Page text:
Home » U.S. import and export prices each advance 0.4 percent in February

U.S. import and export prices each advance 0.4 percent in February


2012 U.S. import prices increased 0.4 percent in February, the U.S. Bureau of Labor Statistics reported today, as higher fuel prices more than offset declining nonfuel prices. The price index for imports was unchanged in the two previous months. U.S. export prices also rose 0.4 percent in February after a 0.2 percent advance in January.


All Imports: The 0.4 percent February increase marked only the second time that import prices have recorded a monthly advance greater than 0.1 percent since the index rose 2.6 percent in April 2011. Prices for overall imports increased 5.5 percent over the past 12 months, the smallest year-over-year rise since the index advanced 5.3 percent between December 2009 and December 2010.

Fuel Imports: The price index for import fuel increased 1.4 percent in February after remaining unchanged in January and falling 0.5 percent in December. Fuel prices advanced 15.2 percent for the year ended in February. Both the monthly and 12-month rise in fuel prices were driven by higher petroleum prices which advanced 1.8 percent in February and 18.4 percent over the past 12 months. In contrast, natural gas prices fell for the third consecutive month, declining a further 10.1 percent in February after recording decreases of 6.8 percent and 4.0 percent the two previous months. Prices for natural gas fell 36.5 percent over the past year, the largest 12-month drop in the index since a 49.1 percent decrease in October 2009.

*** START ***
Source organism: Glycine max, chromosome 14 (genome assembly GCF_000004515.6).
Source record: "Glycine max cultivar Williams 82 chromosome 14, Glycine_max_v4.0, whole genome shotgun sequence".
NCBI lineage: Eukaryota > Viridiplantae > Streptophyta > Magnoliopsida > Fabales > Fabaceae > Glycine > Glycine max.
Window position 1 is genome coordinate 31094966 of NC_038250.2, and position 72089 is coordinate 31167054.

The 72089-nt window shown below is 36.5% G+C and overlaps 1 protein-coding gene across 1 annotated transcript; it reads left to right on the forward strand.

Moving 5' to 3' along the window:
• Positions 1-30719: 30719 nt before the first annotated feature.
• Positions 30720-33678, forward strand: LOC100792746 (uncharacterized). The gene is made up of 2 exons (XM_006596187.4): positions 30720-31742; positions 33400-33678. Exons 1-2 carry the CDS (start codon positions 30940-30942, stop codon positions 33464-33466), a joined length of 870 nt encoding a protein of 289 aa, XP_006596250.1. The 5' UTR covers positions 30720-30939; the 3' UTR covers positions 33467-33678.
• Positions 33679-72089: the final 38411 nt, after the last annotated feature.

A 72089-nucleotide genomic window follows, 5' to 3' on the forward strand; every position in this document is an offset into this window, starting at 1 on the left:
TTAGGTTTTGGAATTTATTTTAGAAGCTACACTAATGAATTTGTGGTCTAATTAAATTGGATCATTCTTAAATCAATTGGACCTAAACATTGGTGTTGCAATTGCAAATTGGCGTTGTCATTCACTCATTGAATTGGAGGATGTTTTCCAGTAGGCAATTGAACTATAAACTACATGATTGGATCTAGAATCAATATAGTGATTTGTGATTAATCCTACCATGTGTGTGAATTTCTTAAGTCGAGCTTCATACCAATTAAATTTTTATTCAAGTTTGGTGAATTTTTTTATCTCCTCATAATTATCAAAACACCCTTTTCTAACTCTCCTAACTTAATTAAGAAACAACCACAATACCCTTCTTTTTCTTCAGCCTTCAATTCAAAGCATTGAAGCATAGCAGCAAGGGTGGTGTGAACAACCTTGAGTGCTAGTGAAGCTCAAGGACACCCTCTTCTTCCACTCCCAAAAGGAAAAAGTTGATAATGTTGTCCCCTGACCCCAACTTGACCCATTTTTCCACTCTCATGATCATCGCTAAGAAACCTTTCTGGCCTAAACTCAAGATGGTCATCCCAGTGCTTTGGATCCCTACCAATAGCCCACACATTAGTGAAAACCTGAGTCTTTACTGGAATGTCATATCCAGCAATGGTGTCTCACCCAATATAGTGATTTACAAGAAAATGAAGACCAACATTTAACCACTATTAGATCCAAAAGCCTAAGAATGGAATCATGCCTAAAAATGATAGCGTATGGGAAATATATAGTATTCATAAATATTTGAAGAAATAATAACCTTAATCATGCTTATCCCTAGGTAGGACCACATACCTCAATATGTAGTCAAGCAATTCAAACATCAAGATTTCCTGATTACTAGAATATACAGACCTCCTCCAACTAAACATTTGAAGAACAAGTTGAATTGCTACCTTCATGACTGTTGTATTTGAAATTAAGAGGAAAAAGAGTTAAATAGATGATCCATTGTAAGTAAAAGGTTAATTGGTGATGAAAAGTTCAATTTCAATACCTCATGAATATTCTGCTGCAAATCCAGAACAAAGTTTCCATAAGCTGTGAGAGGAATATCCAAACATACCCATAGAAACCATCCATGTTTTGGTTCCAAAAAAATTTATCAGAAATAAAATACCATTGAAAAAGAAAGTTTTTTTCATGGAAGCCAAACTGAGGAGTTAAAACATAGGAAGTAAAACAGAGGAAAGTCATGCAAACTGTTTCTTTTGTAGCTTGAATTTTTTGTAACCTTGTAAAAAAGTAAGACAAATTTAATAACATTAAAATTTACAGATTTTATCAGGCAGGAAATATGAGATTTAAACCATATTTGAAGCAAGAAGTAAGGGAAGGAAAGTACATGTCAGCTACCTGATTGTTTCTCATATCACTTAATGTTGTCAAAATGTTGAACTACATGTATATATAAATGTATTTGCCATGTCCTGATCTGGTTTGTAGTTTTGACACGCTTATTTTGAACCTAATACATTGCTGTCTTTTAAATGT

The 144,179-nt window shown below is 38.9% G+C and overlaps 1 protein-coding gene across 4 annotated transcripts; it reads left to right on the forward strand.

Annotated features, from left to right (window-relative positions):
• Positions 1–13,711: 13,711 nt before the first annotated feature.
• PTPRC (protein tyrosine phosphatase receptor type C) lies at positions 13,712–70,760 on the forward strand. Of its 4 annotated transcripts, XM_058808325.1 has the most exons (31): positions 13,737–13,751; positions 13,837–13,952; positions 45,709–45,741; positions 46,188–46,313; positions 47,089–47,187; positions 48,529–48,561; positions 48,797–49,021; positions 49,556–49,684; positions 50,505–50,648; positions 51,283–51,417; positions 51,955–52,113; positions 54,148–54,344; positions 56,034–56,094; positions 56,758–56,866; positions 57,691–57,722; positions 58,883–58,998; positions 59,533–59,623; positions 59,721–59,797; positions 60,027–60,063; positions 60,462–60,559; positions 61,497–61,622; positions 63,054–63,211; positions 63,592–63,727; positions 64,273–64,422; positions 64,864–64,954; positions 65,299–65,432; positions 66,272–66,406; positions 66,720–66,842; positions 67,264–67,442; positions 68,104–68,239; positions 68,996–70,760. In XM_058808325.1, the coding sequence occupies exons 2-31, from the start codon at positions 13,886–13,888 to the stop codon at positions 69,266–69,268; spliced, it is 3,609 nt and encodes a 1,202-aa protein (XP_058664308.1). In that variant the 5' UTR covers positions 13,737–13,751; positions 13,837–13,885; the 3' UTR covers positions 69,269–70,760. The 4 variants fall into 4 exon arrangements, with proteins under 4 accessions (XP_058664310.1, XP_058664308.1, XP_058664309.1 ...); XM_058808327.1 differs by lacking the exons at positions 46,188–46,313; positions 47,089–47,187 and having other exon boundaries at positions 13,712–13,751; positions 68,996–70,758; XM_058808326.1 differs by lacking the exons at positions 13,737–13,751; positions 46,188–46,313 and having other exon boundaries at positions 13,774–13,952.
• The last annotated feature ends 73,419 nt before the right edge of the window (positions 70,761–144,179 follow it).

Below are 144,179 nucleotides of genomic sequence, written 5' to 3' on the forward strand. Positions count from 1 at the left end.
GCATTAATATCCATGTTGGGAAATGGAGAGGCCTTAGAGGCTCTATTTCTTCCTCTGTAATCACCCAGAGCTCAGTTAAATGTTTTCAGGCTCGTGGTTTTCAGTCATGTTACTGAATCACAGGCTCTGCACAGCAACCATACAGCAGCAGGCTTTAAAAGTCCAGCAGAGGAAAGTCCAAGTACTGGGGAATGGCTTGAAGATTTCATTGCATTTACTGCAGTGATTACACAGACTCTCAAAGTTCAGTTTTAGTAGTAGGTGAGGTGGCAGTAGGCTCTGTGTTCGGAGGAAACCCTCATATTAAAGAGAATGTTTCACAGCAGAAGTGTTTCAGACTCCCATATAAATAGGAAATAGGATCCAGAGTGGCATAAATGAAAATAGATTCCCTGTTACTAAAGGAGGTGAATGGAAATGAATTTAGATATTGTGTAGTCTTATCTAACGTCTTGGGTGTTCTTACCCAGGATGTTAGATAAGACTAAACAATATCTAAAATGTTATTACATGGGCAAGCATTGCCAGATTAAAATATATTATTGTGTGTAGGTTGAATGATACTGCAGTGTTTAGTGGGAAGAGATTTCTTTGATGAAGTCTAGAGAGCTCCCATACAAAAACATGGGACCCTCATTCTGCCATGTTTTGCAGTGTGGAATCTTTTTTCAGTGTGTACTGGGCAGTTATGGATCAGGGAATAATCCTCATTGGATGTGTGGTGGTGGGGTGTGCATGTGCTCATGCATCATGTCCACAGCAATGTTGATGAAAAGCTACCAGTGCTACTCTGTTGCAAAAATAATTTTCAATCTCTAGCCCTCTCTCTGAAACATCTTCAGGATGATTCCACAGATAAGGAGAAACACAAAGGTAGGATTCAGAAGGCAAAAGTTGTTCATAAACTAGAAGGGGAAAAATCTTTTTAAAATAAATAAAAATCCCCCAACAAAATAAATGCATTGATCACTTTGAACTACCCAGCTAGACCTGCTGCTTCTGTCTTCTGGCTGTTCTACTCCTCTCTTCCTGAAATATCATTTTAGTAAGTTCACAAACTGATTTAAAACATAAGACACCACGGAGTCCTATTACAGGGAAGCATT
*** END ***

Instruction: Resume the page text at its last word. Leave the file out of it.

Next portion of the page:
All Imports Excluding Fuel: Nonfuel import prices edged down 0.1 percent in February after ticking up 0.1 percent in January. In February, a 3.0 percent drop in food prices and a 0.1 percent decline in capital goods prices more than offset higher prices for nonfuel industrial supplies and materials. The price index for nonfuel imports rose 2.3 percent for the year ended in February.